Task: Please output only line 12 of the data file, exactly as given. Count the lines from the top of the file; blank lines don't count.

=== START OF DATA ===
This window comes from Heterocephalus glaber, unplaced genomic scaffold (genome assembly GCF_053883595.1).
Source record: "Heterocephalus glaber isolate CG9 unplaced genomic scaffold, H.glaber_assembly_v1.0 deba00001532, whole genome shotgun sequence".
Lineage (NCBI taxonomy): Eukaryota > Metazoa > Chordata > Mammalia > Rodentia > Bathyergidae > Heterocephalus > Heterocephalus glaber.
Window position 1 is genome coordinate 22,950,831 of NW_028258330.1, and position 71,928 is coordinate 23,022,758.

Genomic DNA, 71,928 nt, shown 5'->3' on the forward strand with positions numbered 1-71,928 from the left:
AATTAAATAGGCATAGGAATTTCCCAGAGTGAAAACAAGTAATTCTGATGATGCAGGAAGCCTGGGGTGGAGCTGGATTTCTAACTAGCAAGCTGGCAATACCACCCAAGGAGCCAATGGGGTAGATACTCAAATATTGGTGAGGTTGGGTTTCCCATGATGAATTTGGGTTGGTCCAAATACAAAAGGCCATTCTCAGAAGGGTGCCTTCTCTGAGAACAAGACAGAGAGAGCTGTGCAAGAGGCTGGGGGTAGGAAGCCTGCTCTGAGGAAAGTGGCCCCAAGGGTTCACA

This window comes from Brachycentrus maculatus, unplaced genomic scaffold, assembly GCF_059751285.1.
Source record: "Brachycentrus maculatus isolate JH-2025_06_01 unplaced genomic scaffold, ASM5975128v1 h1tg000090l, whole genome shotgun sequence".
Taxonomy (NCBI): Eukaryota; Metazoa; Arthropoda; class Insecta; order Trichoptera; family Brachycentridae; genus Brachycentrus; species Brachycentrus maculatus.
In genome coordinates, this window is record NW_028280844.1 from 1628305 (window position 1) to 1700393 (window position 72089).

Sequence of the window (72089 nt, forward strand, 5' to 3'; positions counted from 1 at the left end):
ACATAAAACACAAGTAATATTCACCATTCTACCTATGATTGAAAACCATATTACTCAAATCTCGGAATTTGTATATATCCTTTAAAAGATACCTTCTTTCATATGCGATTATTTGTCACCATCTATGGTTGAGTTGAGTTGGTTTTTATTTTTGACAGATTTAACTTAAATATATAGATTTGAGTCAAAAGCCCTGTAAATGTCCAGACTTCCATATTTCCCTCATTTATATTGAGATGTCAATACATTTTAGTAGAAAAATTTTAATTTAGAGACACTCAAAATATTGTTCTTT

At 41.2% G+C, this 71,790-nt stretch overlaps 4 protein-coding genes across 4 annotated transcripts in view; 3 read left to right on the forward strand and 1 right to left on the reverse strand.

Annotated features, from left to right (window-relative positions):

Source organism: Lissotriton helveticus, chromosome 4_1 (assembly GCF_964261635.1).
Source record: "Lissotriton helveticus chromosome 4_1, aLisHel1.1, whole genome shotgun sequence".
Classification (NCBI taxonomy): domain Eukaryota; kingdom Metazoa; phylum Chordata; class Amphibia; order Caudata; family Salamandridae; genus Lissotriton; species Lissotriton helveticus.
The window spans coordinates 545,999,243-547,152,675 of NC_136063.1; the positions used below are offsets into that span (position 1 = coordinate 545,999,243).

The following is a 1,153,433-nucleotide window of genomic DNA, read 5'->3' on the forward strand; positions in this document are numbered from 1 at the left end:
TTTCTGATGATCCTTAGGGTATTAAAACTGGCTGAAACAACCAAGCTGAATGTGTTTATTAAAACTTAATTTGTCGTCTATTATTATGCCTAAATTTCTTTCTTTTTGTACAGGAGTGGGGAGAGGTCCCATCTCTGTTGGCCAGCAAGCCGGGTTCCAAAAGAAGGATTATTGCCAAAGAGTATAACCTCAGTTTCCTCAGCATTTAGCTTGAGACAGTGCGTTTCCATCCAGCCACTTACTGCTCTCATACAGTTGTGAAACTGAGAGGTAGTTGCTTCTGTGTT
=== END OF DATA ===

ACATAAAACACAAGTAATATTCACCATTCTACCTATGATTGAAAACCATATTACTCAAATCTCGGAATTTGTATATATCCTTTAAAAGATACCTTCTTTCATATGCGATTATTTGTCACCATCTATGGTTGAGTTGAGTTGGTTTTTATTTTTGACAGATTTAACTTAAATATATAGATTTGAGTCAAAAGCCCTGTAAATGTCCAGACTTCCATATTTCCCTCATTTATATTGAGATGTCAATACATTTTAGTAGAAAAATTTTAATTTAGAGACACTCAAAATATTGTTCTTT